Volume 6 Issue 6 - September 01, 2009
"Media glee over the reported accessibility of Taj Mahal may still be premature," Scott Rains
Scott Rains is an expert on inclusive tourism and universal design. An avid traveller himself, he runs the Rolling Rains Report, a blog on inclusive tourism and Tour Watch, a social networking forum for businesses and individuals catering to travellers with disabilities. In an interview with Dorodi Sharma of D.N.I.S. he shares his experiences in inclusive tourism and sometimes the lack of it!
D.N.I.S.: How did you get interested in inclusive tourism?
Scott Rains: I began to travel early. I was paralyzed in 1972 when I was in my final year of high school. I had already been an exchange student twice - once in Guatemala and once in Brazil and had worked two summers away from home on a ranch in Wyoming. Two years after I was paralyzed, I won a scholarship to Brazil's top university, the University of Sao Paulo, but had to return home because the campus was not wheelchair accessible.
Many years later, after being married for nearly 25 years, I decided to share my experiences as a traveller with a disability. Thus my blog, the Rolling Rains Report (www.RollingRains.com) began on January 1, 2004.
D.N.I.S.: Tell us about some interesting experiences that you had during your travels.
Scott Rains: Well, I am told that Kerala's kettuvallams were originally used for transporting rice through the backwaters. In my first experience on a kettuvallam houseboat there was brief moment when I was lifted from a jetty and passed hand-to-hand over open water onto the deck and I was certain that I had been reincarnated as a sack of rice!
D.N.I.S.: What are the major difficulties that people with disability face during travel?
Scott Rains: Specific difficulties will be related to one's disability. A broken sidewalk or lack of a ramp from street to sidewalk might stop me dead in my tracks, cause a blind person to trip, and be of no consequence at all to someone who is deaf. At the same time a ticket booth might be approachable in a wheelchair (it was not at Taj Mahal when I was there, by the way) yet some security feature such as dark glass may make it impossible for a deaf person to read the attendant's lips.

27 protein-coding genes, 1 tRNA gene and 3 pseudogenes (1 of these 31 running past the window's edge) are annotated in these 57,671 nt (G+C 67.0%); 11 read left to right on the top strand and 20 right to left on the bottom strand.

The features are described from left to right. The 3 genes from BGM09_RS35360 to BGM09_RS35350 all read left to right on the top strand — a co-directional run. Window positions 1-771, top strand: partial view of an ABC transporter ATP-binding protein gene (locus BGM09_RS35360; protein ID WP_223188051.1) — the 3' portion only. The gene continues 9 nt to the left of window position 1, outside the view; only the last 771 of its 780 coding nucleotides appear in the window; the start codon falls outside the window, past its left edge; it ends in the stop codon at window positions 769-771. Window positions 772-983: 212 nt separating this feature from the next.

In general, the major obstacle in travel for all people with disabilities seems to be the failure of those who serve tourists to gather information appropriate for travellers with disabilities and the lack of consistent ways to make that information accessible to travellers, potential travellers and their companions.
D.N.I.S.: Do you think the idea of inclusive tourism has been able to make any inroads in developing nations like India?
Scott Rains: Definitely! I was very impressed by the receptivity of Secretary Tourism, Sujit Banerjee when we met. Shortly afterwards, he issued a policy requiring projects that receive government funds to use a portion of those funds for Universal Design accommodations and barrier-removal.
At a non-profit level, I have seen several disabled peoples' organizations in India develop great competence in design, architecture, and policy and later use that knowledge for the benefit of tourism in India.
D.N.I.S.: There have been a lot of media reports on the Taj Mahal becoming accessible to people with disability. What is your take on that and inclusive tourism (if at all it exists) in India as a whole?
Scott Rains: Reports from Indian colleagues who I trust indicate that the media glee over the reported accessibility of Taj Mahal may still be premature. True accessibility is a matter of both attitude and architecture.
In the past year, I have seen two companies being established in India that rent wheelchair accessible vans. This is a major development for wheelchair-using tourists. The organization known as Svayam has held an international conference on Inclusive Tourism. Several Indian experts were also there at the 2009 International Conference on Accessible Tourism in Singapore. I have been working to link Indian and South African tour operators to share best practices in accommodating travellers with disabilities.
D.N.I.S.: Do you see a marked change in the attitude of the travel and hospitality industry towards disability now from the time that you started?
Scott Rains: Yes. Part of the change has been as a result of laws such as the Americans with Disabilities Act (A.D.A.) in the U.S. and the Disability Discrimination Act (D.D.A.) in Australia and in U.K. Part has been a result of the industry grasping the implications of the 2002 and 2005 Open Doors Organization studies showing that disabled Americans alone spend an average of 13.6 billion dollars on travel annually.
D.N.I.S.: You also publish the Rolling Rains Report. What is your take on publications like D.N.I.S. and their role in creating awareness on disability?
Scott Rains: I publish the Rolling Rains Report (www.RollingRains.com) and also a forum called Tour Watch (www.tournet.ning.com). Tour Watch is an invitation-only forum that facilitates business-to-business sharing in the travel industry for those who work with people with disabilities. For both publications, I depend heavily on D.N.I.S. I would estimate that I get one or more article ideas from every issue of D.N.I.S.
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National Centre for Promotion of Employment for Disabled People
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